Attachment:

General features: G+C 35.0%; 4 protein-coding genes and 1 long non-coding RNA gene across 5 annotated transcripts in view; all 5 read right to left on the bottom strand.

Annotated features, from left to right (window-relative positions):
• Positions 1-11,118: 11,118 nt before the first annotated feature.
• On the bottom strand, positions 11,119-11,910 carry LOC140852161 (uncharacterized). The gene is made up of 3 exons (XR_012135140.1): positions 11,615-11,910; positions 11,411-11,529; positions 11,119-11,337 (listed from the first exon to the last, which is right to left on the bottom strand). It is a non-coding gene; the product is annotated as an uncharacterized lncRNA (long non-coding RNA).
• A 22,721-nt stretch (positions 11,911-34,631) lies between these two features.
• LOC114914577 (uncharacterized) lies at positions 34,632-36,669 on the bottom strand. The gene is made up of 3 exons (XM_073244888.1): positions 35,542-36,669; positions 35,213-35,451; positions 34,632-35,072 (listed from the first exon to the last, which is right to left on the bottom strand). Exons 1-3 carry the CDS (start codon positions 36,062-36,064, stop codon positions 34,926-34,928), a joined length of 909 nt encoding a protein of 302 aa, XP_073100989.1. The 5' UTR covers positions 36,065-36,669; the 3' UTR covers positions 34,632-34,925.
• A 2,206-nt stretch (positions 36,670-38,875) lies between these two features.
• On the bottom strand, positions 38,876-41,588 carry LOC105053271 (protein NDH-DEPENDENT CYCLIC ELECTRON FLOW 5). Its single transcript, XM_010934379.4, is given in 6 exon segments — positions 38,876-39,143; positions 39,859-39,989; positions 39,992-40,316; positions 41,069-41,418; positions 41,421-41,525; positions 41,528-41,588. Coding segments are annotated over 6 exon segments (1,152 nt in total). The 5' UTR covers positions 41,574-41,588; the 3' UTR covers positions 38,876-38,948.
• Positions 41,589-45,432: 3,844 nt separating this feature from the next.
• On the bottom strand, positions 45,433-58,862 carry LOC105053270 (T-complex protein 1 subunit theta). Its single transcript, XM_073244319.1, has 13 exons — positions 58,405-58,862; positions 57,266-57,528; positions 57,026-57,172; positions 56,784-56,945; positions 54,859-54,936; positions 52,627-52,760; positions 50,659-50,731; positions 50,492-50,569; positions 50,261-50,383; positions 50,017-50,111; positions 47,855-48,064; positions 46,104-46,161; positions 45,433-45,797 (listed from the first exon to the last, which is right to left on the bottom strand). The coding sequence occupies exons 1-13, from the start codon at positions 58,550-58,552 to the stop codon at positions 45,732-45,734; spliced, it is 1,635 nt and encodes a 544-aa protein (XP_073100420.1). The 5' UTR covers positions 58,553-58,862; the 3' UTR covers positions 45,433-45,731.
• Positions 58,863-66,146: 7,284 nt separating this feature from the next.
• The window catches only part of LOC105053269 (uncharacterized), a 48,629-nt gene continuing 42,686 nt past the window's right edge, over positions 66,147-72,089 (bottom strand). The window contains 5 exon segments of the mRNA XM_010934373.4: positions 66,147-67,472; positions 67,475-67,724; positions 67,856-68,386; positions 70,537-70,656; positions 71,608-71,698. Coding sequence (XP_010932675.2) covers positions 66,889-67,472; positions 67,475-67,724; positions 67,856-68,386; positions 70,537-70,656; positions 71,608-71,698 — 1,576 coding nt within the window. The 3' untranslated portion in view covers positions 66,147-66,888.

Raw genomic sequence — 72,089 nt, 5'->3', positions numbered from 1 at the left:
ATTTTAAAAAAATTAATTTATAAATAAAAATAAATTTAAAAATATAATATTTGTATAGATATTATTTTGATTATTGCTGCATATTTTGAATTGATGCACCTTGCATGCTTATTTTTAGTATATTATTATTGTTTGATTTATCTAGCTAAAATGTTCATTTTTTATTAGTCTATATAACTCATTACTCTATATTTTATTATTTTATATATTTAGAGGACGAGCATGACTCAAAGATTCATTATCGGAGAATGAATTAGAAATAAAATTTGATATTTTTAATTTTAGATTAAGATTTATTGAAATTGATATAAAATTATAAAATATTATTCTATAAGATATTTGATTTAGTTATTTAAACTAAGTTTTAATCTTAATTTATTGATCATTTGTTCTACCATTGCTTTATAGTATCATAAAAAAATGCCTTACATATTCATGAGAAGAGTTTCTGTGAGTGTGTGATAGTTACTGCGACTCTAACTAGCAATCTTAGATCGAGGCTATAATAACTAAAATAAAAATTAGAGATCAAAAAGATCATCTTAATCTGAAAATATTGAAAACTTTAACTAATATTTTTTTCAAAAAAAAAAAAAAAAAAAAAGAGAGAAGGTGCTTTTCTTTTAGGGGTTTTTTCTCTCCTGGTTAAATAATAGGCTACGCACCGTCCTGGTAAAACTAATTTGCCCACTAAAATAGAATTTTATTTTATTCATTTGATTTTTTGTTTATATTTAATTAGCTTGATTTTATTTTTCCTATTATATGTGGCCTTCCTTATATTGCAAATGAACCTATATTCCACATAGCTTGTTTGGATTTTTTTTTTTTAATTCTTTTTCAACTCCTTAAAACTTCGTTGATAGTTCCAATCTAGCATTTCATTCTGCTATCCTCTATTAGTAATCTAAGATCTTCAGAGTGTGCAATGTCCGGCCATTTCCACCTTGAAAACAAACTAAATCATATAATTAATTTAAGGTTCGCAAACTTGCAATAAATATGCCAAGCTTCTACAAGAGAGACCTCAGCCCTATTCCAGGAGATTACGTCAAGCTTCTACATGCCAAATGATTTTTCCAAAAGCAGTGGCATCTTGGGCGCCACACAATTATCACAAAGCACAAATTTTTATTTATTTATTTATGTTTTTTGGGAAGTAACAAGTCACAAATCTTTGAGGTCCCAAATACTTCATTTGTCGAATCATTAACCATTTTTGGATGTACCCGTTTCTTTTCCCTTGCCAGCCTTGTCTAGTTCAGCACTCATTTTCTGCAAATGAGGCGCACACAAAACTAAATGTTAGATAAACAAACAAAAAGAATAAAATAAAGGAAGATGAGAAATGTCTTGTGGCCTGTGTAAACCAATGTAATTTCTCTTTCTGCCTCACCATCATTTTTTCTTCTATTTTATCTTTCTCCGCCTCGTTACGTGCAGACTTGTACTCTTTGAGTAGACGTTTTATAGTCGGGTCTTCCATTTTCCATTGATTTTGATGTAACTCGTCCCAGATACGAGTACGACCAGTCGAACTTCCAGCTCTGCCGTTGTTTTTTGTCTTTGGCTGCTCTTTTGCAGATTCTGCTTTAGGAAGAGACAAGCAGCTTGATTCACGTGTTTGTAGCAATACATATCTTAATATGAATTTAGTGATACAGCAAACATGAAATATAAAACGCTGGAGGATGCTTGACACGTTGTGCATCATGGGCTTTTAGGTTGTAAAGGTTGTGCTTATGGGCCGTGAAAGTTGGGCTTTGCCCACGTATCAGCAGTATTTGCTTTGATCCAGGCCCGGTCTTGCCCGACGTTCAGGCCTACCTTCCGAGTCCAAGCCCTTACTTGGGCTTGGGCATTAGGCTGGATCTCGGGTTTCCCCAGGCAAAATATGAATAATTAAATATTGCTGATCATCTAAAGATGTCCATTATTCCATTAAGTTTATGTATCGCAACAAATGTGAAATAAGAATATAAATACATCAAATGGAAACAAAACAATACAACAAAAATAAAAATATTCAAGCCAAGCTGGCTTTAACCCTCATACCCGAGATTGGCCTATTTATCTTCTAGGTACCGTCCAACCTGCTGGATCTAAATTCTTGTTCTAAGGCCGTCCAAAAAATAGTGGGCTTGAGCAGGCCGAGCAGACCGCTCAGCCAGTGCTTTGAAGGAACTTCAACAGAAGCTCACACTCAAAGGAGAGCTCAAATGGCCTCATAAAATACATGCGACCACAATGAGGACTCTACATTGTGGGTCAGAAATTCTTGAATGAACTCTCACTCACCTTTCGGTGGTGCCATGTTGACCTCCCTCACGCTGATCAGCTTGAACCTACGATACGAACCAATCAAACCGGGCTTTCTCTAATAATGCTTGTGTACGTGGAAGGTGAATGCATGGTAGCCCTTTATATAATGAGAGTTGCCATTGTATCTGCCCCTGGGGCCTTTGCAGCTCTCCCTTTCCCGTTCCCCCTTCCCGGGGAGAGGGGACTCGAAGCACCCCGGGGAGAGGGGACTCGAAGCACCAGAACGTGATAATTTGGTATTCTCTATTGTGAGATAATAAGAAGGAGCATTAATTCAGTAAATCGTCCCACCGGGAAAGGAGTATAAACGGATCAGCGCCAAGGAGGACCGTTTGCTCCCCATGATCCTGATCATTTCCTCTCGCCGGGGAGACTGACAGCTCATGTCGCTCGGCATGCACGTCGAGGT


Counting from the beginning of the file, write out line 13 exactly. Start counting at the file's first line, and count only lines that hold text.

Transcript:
Raw genomic sequence — 72,089 nt, 5'->3', positions numbered from 1 at the left: